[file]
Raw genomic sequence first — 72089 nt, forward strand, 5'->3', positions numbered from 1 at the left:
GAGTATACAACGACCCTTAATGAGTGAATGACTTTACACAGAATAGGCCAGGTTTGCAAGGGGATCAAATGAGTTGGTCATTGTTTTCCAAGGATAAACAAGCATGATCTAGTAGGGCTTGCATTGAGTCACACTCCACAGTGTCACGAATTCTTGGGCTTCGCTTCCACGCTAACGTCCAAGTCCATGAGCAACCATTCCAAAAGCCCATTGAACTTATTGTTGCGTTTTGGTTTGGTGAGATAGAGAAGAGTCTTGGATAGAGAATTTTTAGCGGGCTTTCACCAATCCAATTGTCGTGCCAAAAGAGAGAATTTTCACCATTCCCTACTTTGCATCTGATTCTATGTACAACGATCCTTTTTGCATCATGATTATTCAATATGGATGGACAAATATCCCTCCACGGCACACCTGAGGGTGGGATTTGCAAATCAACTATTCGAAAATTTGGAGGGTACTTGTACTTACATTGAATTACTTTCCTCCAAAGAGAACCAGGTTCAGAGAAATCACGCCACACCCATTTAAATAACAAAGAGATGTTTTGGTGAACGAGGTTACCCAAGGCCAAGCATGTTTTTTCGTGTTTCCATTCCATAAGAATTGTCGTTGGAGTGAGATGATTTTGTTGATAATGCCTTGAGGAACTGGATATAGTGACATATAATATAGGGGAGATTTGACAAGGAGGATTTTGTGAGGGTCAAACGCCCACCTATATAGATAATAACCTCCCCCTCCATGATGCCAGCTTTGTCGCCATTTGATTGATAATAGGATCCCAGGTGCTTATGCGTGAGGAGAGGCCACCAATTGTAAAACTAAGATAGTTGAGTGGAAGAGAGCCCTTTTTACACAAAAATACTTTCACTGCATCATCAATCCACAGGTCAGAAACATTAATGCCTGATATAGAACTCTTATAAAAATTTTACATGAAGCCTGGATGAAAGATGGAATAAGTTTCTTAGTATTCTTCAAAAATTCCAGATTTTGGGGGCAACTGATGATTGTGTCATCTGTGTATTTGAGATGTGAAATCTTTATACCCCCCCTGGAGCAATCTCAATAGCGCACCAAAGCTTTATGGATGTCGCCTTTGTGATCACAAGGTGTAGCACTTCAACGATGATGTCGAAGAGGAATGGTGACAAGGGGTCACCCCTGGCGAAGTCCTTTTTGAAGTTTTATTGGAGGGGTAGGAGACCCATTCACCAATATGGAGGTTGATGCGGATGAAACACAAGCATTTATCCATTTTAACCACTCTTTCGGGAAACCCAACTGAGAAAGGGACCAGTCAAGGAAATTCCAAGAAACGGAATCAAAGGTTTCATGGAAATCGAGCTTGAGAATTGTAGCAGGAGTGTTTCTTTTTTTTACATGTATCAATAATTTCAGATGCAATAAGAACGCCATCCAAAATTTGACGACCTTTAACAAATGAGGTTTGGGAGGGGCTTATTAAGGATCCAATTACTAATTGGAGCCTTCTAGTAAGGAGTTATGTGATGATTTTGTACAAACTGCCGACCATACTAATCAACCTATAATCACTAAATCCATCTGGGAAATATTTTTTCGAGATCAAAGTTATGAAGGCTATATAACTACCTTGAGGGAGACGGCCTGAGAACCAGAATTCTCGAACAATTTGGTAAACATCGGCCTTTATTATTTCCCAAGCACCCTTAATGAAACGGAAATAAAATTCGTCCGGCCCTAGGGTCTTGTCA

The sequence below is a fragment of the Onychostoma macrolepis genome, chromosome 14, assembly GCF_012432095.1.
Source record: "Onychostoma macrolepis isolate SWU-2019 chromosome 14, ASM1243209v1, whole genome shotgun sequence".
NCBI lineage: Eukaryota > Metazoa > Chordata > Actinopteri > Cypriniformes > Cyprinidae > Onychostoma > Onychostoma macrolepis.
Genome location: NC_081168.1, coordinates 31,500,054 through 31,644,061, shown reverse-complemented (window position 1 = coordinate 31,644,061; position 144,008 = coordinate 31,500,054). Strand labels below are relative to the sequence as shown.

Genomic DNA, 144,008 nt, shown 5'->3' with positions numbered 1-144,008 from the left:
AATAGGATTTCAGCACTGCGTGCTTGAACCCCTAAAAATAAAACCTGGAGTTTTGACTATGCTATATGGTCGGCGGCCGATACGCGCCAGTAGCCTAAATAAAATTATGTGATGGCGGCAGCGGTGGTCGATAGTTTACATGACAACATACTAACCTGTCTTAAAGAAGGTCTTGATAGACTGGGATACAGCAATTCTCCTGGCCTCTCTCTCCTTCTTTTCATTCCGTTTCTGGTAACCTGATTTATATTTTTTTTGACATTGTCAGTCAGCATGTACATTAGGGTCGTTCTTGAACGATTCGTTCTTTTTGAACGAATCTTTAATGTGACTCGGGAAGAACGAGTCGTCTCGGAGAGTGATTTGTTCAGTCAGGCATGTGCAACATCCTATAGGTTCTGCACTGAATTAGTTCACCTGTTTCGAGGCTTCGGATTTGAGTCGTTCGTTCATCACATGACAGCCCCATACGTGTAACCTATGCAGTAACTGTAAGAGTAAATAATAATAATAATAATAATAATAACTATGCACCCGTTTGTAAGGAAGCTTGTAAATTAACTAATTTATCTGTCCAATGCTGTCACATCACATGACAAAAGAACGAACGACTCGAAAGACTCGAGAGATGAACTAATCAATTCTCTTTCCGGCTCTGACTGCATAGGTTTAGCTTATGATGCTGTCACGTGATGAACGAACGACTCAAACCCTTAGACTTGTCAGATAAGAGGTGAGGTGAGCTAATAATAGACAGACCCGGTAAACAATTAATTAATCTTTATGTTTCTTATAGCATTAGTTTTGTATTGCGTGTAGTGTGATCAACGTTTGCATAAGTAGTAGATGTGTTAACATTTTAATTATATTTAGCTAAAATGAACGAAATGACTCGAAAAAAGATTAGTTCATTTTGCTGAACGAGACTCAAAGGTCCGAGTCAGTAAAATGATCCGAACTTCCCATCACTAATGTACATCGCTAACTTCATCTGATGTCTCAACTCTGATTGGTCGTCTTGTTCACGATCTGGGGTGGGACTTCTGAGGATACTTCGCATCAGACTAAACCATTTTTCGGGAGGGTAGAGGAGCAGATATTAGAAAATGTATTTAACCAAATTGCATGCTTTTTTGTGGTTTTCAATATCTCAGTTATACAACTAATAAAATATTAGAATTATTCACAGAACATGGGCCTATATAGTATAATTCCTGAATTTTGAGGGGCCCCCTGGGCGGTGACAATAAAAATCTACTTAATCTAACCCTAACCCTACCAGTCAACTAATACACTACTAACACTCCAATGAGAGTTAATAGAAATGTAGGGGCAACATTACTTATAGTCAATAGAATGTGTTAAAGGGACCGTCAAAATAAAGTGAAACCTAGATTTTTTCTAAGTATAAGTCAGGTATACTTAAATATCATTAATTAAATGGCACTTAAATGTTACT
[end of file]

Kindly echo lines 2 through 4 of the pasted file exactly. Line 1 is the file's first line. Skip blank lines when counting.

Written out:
GAGTATACAACGACCCTTAATGAGTGAATGACTTTACACAGAATAGGCCAGGTTTGCAAGGGGATCAAATGAGTTGGTCATTGTTTTCCAAGGATAAACAAGCATGATCTAGTAGGGCTTGCATTGAGTCACACTCCACAGTGTCACGAATTCTTGGGCTTCGCTTCCACGCTAACGTCCAAGTCCATGAGCAACCATTCCAAAAGCCCATTGAACTTATTGTTGCGTTTTGGTTTGGTGAGATAGAGAAGAGTCTTGGATAGAGAATTTTTAGCGGGCTTTCACCAATCCAATTGTCGTGCCAAAAGAGAGAATTTTCACCATTCCCTACTTTGCATCTGATTCTATGTACAACGATCCTTTTTGCATCATGATTATTCAATATGGATGGACAAATATCCCTCCACGGCACACCTGAGGGTGGGATTTGCAAATCAACTATTCGAAAATTTGGAGGGTACTTGTACTTACATTGAATTACTTTCCTCCAAAGAGAACCAGGTTCAGAGAAATCACGCCACACCCATTTAAATAACAAAGAGATGTTTTGGTGAACGAGGTTACCCAAGGCCAAGCATGTTTTTTCGTGTTTCCATTCCATAAGAATTGTCGTTGGAGTGAGATGATTTTGTTGATAATGCCTTGAGGAACTGGATATAGTGACATATAATATAGGGGAGATTTGACAAGGAGGATTTTGTGAGGGTCAAACGCCCACCTATATAGATAATAACCTCCCCCTCCATGATGCCAGCTTTGTCGCCATTTGATTGATAATAGGATCCCAGGTGCTTATGCGTGAGGAGAGGCCACCAATTGTAAAACTAAGATAGTTGAGTGGAAGAGAGCCCTTTTTACACAAAAATACTTTCACTGCATCATCAATCCACAGGTCAGAAACATTAATGCCTGATATAGAACTCTTATAAAAATTTTACATGAAGCCTGGATGAAAGATGGAATAAGTTTCTTAGTATTCTTCAAAAATTCCAGATTTTGGGGGCAACTGATGATTGTGTCATCTGTGTATTTGAGATGTGAAATCTTTATACCCCCCCTGGAGCAATCTCAATAGCGCACCAAAGCTTTATGGATGTCGCCTTTGTGATCACAAGGTGTAGCACTTCAACGATGATGTCGAAGAGGAATGGTGACAAGGGGTCACCCCTGGCGAAGTCCTTTTTGAAGTTTTATTGGAGGGGTAGGAGACCCATTCACCAATATGGAGGTTGATGCGGATGAAACACAAGCATTTATCCATTTTAACCACTCTTTCGGGAAACCCAACTGAGAAAGGGACCAGTCAAGGAAATTCCAAGAAACGGAATCAAAGGTTTCATGGAAATCGAGCTTGAGAATTGTAGCAGGAGTGTTTCTTTTTTTTACATGTATCAATAATTTCAGATGCAATAAGAACGCCATCCAAAATTTGACGACCTTTAACAAATGAGGTTTGGGAGGGGCTTATTAAGGATCCAATTACTAATTGGAGCCTTCTAGTAAGGAGTTATGTGATGATTTTGTACAAACTGCCGACCATACTAATCAACCTATAATCACTAAATCCATCTGGGAAATATTTTTTCGAGATCAAAGTTATGAAGGCTATATAACTACCTTGAGGGAGACGGCCTGAGAACCAGAATTCTCGAACAATTTGGTAAACATCGGCCTTTATTATTTCCCAAGCACCCTTAATGAAACGGAAATAAAATTCGTCCGGCCCTAGGGTCTTGTCA

The sequence below is a fragment of the Onychostoma macrolepis genome, chromosome 14, assembly GCF_012432095.1.
Source record: "Onychostoma macrolepis isolate SWU-2019 chromosome 14, ASM1243209v1, whole genome shotgun sequence".